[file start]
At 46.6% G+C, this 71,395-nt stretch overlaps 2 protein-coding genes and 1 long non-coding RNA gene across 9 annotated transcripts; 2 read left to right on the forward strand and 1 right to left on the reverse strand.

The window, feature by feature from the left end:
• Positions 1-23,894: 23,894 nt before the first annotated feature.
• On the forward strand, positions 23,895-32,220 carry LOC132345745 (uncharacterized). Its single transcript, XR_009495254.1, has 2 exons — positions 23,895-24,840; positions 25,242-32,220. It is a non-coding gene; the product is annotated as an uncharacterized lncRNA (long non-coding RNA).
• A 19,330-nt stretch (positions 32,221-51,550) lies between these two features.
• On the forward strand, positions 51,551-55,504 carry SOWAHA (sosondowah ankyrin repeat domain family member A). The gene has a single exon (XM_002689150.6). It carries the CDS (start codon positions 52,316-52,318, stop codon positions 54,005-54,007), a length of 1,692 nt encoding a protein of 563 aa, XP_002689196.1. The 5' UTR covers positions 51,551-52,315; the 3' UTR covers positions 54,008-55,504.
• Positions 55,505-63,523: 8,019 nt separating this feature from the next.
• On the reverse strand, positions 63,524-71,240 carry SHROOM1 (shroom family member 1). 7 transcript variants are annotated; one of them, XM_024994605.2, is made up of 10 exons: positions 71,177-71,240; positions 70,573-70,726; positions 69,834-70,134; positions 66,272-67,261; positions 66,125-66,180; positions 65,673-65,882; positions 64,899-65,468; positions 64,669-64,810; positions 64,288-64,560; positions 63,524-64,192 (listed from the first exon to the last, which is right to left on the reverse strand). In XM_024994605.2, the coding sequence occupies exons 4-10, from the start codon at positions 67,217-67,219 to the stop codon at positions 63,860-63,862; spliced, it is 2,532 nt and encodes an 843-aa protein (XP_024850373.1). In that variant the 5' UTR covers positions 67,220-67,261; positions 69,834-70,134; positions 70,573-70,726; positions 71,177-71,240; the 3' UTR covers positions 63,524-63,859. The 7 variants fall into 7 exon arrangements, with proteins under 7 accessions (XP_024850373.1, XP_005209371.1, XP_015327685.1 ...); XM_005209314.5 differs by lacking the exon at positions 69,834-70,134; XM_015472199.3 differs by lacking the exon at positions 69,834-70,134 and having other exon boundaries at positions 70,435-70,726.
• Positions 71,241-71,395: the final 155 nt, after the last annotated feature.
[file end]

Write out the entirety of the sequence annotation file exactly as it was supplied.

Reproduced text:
At 46.6% G+C, this 71,395-nt stretch overlaps 2 protein-coding genes and 1 long non-coding RNA gene across 9 annotated transcripts; 2 read left to right on the forward strand and 1 right to left on the reverse strand.

The window, feature by feature from the left end:
• Positions 1-23,894: 23,894 nt before the first annotated feature.
• On the forward strand, positions 23,895-32,220 carry LOC132345745 (uncharacterized). Its single transcript, XR_009495254.1, has 2 exons — positions 23,895-24,840; positions 25,242-32,220. It is a non-coding gene; the product is annotated as an uncharacterized lncRNA (long non-coding RNA).
• A 19,330-nt stretch (positions 32,221-51,550) lies between these two features.
• On the forward strand, positions 51,551-55,504 carry SOWAHA (sosondowah ankyrin repeat domain family member A). The gene has a single exon (XM_002689150.6). It carries the CDS (start codon positions 52,316-52,318, stop codon positions 54,005-54,007), a length of 1,692 nt encoding a protein of 563 aa, XP_002689196.1. The 5' UTR covers positions 51,551-52,315; the 3' UTR covers positions 54,008-55,504.
• Positions 55,505-63,523: 8,019 nt separating this feature from the next.
• On the reverse strand, positions 63,524-71,240 carry SHROOM1 (shroom family member 1). 7 transcript variants are annotated; one of them, XM_024994605.2, is made up of 10 exons: positions 71,177-71,240; positions 70,573-70,726; positions 69,834-70,134; positions 66,272-67,261; positions 66,125-66,180; positions 65,673-65,882; positions 64,899-65,468; positions 64,669-64,810; positions 64,288-64,560; positions 63,524-64,192 (listed from the first exon to the last, which is right to left on the reverse strand). In XM_024994605.2, the coding sequence occupies exons 4-10, from the start codon at positions 67,217-67,219 to the stop codon at positions 63,860-63,862; spliced, it is 2,532 nt and encodes an 843-aa protein (XP_024850373.1). In that variant the 5' UTR covers positions 67,220-67,261; positions 69,834-70,134; positions 70,573-70,726; positions 71,177-71,240; the 3' UTR covers positions 63,524-63,859. The 7 variants fall into 7 exon arrangements, with proteins under 7 accessions (XP_024850373.1, XP_005209371.1, XP_015327685.1 ...); XM_005209314.5 differs by lacking the exon at positions 69,834-70,134; XM_015472199.3 differs by lacking the exon at positions 69,834-70,134 and having other exon boundaries at positions 70,435-70,726.
• Positions 71,241-71,395: the final 155 nt, after the last annotated feature.